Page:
Legacy of marvels and merry-making
by Zoey Duncan
Half-naked and sweating copiously, Gregg Gillis is buoyant, bounding up and down, over and over, behind his plastic-wrapped laptop in Wyckham House. On stage, he’s surrounded by dozens of ebulliently dancing men and women, some wearing banana costumes, others in brightly hued plastic sunglasses. Beyond his perch, hundreds of frolicking souls are swaying, shouting and getting down to ultra-brief clips of songs they’ve grown up loving, while reams of Charmin Ultra are shot into the sky.
“No motherfucker in this building should do homework tonight,” Gillis proclaims at 1 a.m. This riotous concert is the capstone to the week-long inaugural Legacy of Ideas event at Mount Royal. “The rest of the (Legacy of Ideas) series is mostly speakers — which is great,” said Lara Unsworth, centennial events strategist, “but we thought there’s lots of other ways people express ideas too, in maybe unconventional ways.”
Unconventional indeed. The show started with Shamik — a phenomenal beatboxer from Vancouver — spitting out unfathomably percussive syllables. Edmonton rapper Cadence Weapon got an already excited crowd further riled by running through the crowd, full of energy, but running on only a few hours’ sleep. Legacy of Ideas is meant to “engage audiences in open dialogue, debate and introspection.” But while controversial mashup DJ Gregg Gillis — better known as Girl Talk — has kindled debate about copyright laws thanks to his unauthorized sampling of other artists’ music, there wasn’t much debate happening during the well-liquored show on Oct. 2.
There was, however, plenty of mental stimulation for the hundreds crammed into Wyckham House: Nintendo Wii remotes that controlled kaleidoscopic spotlights were on display for anyone with the patience to master the precise twisting motions. Laptops were hooked into LCD screens so that people could surf websites, or in the case of most rabble-rousers, so that they could play bizarre YouTube videos.
But the most visually stunning part of a provocative night may have been the canvasses commissioned by MRU and created over the course of a week outside of West Gate before being hung in Wyckham House.
“They’re just, ‘here’re the materials, go nuts,’ ” recalled Cey Adams, a veteran graffiti artist out of New York. “And I’m excited to have that opportunity, and it never gets old for me. “And that’s, you know, not something that I take lightly because they didn’t know what the hell we’re gonna do.”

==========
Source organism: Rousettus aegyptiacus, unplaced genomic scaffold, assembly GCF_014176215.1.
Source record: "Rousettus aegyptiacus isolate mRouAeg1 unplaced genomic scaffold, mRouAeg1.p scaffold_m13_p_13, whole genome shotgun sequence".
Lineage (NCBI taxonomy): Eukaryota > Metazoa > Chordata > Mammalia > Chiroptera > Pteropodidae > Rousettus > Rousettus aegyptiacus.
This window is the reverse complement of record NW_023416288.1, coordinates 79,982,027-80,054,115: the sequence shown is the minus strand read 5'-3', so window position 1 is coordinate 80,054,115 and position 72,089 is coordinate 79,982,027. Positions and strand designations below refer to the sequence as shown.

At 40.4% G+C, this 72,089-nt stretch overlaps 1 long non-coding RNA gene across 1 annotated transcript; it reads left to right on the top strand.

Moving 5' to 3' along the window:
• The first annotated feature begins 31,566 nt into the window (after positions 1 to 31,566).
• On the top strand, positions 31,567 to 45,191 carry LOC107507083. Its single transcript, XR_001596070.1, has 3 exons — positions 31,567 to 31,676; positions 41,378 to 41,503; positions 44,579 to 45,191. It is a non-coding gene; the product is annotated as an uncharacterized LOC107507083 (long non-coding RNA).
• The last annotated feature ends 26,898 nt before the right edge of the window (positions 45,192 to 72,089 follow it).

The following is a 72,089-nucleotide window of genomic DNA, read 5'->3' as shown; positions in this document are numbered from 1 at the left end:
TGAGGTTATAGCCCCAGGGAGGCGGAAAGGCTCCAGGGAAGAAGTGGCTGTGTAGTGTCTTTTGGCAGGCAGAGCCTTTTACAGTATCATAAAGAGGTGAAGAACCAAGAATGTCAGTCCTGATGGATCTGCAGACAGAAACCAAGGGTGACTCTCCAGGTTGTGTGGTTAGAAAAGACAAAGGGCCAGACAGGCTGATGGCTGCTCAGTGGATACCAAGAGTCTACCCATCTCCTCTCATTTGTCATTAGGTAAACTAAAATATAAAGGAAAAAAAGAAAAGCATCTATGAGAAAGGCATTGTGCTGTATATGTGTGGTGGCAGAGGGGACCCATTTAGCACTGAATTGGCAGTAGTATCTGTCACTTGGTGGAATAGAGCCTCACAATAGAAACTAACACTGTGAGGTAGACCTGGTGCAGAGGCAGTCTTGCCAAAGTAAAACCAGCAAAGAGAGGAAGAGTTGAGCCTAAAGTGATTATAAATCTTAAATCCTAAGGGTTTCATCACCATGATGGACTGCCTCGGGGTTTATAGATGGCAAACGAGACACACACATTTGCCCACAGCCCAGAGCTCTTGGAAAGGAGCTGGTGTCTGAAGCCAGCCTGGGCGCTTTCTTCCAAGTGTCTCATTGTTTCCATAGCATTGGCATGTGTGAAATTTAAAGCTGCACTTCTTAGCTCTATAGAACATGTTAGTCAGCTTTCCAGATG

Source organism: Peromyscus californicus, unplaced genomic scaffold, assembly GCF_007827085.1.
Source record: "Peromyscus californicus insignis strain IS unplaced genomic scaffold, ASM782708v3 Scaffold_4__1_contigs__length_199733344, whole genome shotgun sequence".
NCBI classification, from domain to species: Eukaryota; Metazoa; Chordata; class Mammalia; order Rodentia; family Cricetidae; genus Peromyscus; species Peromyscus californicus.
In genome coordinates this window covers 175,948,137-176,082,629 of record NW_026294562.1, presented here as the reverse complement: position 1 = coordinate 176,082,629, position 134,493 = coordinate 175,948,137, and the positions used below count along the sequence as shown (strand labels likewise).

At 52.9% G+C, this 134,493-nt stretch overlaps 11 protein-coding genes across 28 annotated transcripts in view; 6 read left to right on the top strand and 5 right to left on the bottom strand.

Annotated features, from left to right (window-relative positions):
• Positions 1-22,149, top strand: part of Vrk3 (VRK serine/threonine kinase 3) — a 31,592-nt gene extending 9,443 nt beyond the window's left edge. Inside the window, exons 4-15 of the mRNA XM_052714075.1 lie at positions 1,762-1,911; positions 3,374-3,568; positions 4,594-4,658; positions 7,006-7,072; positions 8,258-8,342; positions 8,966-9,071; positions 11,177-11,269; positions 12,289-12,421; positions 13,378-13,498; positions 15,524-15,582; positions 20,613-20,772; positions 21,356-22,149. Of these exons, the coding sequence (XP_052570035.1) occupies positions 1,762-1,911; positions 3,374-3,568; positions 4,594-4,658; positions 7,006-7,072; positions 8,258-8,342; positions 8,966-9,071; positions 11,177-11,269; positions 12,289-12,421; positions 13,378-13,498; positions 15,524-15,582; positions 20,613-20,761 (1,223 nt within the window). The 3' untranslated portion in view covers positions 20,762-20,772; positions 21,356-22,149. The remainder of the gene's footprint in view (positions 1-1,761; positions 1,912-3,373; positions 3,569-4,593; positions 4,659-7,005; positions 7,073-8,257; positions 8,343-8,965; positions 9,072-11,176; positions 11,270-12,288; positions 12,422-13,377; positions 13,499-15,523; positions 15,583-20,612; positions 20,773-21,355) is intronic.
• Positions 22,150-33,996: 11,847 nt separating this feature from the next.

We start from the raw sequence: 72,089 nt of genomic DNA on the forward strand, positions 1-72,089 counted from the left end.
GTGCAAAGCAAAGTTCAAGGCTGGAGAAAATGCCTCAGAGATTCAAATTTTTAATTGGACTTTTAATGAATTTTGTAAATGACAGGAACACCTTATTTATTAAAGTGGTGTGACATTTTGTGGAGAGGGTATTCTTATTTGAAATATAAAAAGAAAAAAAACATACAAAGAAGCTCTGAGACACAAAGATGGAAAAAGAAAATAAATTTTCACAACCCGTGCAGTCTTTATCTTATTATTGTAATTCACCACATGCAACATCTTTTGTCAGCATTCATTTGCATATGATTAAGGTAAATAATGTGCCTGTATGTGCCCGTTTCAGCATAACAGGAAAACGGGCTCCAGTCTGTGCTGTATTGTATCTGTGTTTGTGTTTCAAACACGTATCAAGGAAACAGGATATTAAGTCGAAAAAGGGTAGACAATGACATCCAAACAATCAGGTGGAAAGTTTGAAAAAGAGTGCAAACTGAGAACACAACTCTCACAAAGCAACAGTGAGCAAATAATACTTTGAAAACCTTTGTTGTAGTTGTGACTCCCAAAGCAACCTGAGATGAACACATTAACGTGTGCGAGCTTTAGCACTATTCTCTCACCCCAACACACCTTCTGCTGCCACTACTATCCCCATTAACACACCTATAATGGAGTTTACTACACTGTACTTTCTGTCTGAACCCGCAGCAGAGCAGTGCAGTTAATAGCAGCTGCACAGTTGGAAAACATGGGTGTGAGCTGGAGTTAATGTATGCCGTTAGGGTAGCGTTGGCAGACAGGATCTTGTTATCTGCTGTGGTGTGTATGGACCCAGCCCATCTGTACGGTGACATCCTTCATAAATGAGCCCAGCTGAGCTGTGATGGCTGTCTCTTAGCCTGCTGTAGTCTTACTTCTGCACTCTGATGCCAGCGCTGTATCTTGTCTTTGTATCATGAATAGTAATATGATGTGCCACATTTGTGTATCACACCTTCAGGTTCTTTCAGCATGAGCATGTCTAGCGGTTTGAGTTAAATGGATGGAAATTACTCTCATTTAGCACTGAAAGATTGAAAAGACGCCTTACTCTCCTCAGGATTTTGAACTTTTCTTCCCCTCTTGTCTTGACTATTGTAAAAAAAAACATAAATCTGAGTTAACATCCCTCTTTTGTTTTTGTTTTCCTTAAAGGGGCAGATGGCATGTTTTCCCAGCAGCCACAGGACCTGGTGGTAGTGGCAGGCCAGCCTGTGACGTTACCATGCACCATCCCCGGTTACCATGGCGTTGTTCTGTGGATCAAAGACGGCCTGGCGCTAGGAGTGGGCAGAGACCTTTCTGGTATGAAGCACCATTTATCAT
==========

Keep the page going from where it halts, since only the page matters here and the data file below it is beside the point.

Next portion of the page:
“They” are the centennial events committee and MRU administration, who wanted the first Legacy event to be student-focused and unexpected. Adams’ canvas evolved over the course of a week as he brushed and sprayed alongside Winnipeg’s Pat Lazo and Calgary’s own David Brunning, better known as TheKidBelo.
“I’ve been doing this (kind of art) a very, very long time so it’s kinda fascinating to be here doing this kind of work at a university,” Adams said. “Because I can remember back when nobody gave a damn about what we were doing.” Adams’ swirling pinks and oranges give way to bold letters, “REACH” hurtling through a purple abyss alongside geometric rocks.
Lazo, who was the first artist at the one-of-a-kind graffiti gallery in Winnipeg, where he is now the art director, portrayed an artist, brush in hand, with an electric-blue current erupting from the top of his head. Both out-of-town artists’ works flow into Brunning’s letter piece: a noisy-in- a-good-way cacophony with vivid purple letters that are both angular and fluid. “It’s such a beautiful, universal language and people respect and recognize it from all walks and all cultures,” said Brunning of graffiti. “It’s cool that the university did that because really it speaks to (how) Mount Royal’s pretty multicultural and it’s also a university that embraces every type of race and every sexuality.” The final hanging place for the three-panel mural will be determined by an art expert, and based on light conditions and visibility, among other factors.
Though a night of exuberant dancing and visual arts is unlikely to live on in the history of Mount Royal University, the school’s commitment to unconventional thinking will paint the experience of students for years to come.